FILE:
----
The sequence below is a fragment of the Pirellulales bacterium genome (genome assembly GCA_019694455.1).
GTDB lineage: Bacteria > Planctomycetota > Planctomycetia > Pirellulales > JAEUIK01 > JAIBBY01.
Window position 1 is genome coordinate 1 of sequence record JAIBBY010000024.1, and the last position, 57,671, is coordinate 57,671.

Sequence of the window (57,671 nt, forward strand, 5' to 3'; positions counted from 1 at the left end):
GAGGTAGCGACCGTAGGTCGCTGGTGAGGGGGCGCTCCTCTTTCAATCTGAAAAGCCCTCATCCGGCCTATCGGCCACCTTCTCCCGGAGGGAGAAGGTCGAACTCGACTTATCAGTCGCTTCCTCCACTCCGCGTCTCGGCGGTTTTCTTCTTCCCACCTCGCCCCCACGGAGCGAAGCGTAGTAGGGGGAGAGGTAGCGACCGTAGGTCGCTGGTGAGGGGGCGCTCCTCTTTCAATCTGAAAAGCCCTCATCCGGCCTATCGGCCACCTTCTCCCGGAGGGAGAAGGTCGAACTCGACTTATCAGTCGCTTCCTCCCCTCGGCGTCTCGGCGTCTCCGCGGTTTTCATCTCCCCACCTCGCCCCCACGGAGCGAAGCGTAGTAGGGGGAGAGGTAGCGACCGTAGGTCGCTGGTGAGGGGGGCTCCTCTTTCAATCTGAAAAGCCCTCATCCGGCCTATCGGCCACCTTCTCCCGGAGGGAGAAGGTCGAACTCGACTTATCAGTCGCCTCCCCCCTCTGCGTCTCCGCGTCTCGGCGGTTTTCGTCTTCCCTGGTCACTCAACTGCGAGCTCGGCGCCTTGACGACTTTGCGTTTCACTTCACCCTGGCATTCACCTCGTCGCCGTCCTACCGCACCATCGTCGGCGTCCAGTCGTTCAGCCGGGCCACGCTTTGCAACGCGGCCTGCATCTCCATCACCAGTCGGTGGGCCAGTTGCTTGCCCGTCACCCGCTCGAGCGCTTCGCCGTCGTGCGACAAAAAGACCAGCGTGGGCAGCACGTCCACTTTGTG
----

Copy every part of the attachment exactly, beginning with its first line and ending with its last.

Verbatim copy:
The sequence below is a fragment of the Pirellulales bacterium genome (genome assembly GCA_019694455.1).
GTDB lineage: Bacteria > Planctomycetota > Planctomycetia > Pirellulales > JAEUIK01 > JAIBBY01.
Window position 1 is genome coordinate 1 of sequence record JAIBBY010000024.1, and the last position, 57,671, is coordinate 57,671.

Sequence of the window (57,671 nt, forward strand, 5' to 3'; positions counted from 1 at the left end):
GAGGTAGCGACCGTAGGTCGCTGGTGAGGGGGCGCTCCTCTTTCAATCTGAAAAGCCCTCATCCGGCCTATCGGCCACCTTCTCCCGGAGGGAGAAGGTCGAACTCGACTTATCAGTCGCTTCCTCCACTCCGCGTCTCGGCGGTTTTCTTCTTCCCACCTCGCCCCCACGGAGCGAAGCGTAGTAGGGGGAGAGGTAGCGACCGTAGGTCGCTGGTGAGGGGGCGCTCCTCTTTCAATCTGAAAAGCCCTCATCCGGCCTATCGGCCACCTTCTCCCGGAGGGAGAAGGTCGAACTCGACTTATCAGTCGCTTCCTCCCCTCGGCGTCTCGGCGTCTCCGCGGTTTTCATCTCCCCACCTCGCCCCCACGGAGCGAAGCGTAGTAGGGGGAGAGGTAGCGACCGTAGGTCGCTGGTGAGGGGGGCTCCTCTTTCAATCTGAAAAGCCCTCATCCGGCCTATCGGCCACCTTCTCCCGGAGGGAGAAGGTCGAACTCGACTTATCAGTCGCCTCCCCCCTCTGCGTCTCCGCGTCTCGGCGGTTTTCGTCTTCCCTGGTCACTCAACTGCGAGCTCGGCGCCTTGACGACTTTGCGTTTCACTTCACCCTGGCATTCACCTCGTCGCCGTCCTACCGCACCATCGTCGGCGTCCAGTCGTTCAGCCGGGCCACGCTTTGCAACGCGGCCTGCATCTCCATCACCAGTCGGTGGGCCAGTTGCTTGCCCGTCACCCGCTCGAGCGCTTCGCCGTCGTGCGACAAAAAGACCAGCGTGGGCAGCACGTCCACTTTGTG